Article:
Previously, Facebook’s Download Your Information tool let users export an archive of their status updates, photos, as well as a list of friends’ names, but not their contact information. Now, Facebook allows users to opt into having their email address included in exports by their friends, TechCrunch’s Jason Kincaid reports.
The feature will allow Facebook to deflect criticism that it doesn’t permit data portability by saying that users have the option but choose not to let friends export their email addresses for use in other web services, including Google+.
Facebook launched Download Your Information so users could back up the social content they own, in case they lost their local copy of data such as their photos. It was designed for personal use, with David Recordon, Facebook’s senior open programs manager saying at its launch event “We built this product as something that’s useful for people, not for other developers.” It wasn’t meant to be used to seed a profile and social graph on another web service.
Google and Facebook blocked or put up roadblocks on importing and exporting data between their services in November 2010. Google had accused Facebook of not supporting data portability because users couldn’t export email addresses of friends, but could import addresses from services like Gmail. Facebook responded saying the email addresses of friends are not a user’s own data, and therefore they don’t have the right to export them. Meanwhile, it allowed these same email addresses to be exported through Yahoo! Mail and some smaller third-party email services.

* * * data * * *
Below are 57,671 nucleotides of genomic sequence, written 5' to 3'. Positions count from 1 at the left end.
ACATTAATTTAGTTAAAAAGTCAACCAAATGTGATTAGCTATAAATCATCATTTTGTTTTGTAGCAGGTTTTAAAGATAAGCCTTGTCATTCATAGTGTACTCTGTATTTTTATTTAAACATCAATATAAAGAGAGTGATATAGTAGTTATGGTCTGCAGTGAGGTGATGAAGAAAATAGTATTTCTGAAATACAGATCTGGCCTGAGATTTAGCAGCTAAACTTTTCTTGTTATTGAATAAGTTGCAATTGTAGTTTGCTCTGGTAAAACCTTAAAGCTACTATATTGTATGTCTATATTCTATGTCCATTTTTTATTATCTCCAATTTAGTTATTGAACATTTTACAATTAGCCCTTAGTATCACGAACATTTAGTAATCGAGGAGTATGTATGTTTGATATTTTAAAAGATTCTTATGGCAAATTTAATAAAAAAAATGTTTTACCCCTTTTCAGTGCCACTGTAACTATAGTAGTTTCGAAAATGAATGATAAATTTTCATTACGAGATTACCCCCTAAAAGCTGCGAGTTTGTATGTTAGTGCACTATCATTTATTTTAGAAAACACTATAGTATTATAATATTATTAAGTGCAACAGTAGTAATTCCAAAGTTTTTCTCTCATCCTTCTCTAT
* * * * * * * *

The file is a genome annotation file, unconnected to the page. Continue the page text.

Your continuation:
Now Facebook users can authorize their email to be exported when friends use Download Your Information. The option is buried within the folded “Email” settings in Account Settings. Few users regularly visit their account settings, and even fewer would expanded an area that presumably only allows you to change your email address. The placement of the feature here will allow Facebook to say it exists without the risk that most users will actually enable address exporting.
Google’s new social network Google+ bases friend discovery on email addresses, so if users could export the email addresses of all their Facebook friends, they could easily find them on Google+. Facebook clearly doesn’t want this to happen, but doesn’t want to appear to be hoarding user data — a key fear of users that might make them more likely to switch social networks.
Users have little to lose by enabling the option, unless they have friends who would share their email address with unscrupulous developers or spammers. It will make them easier to find around the web, and help friends stay in contact by email if they ever choose to leave Facebook.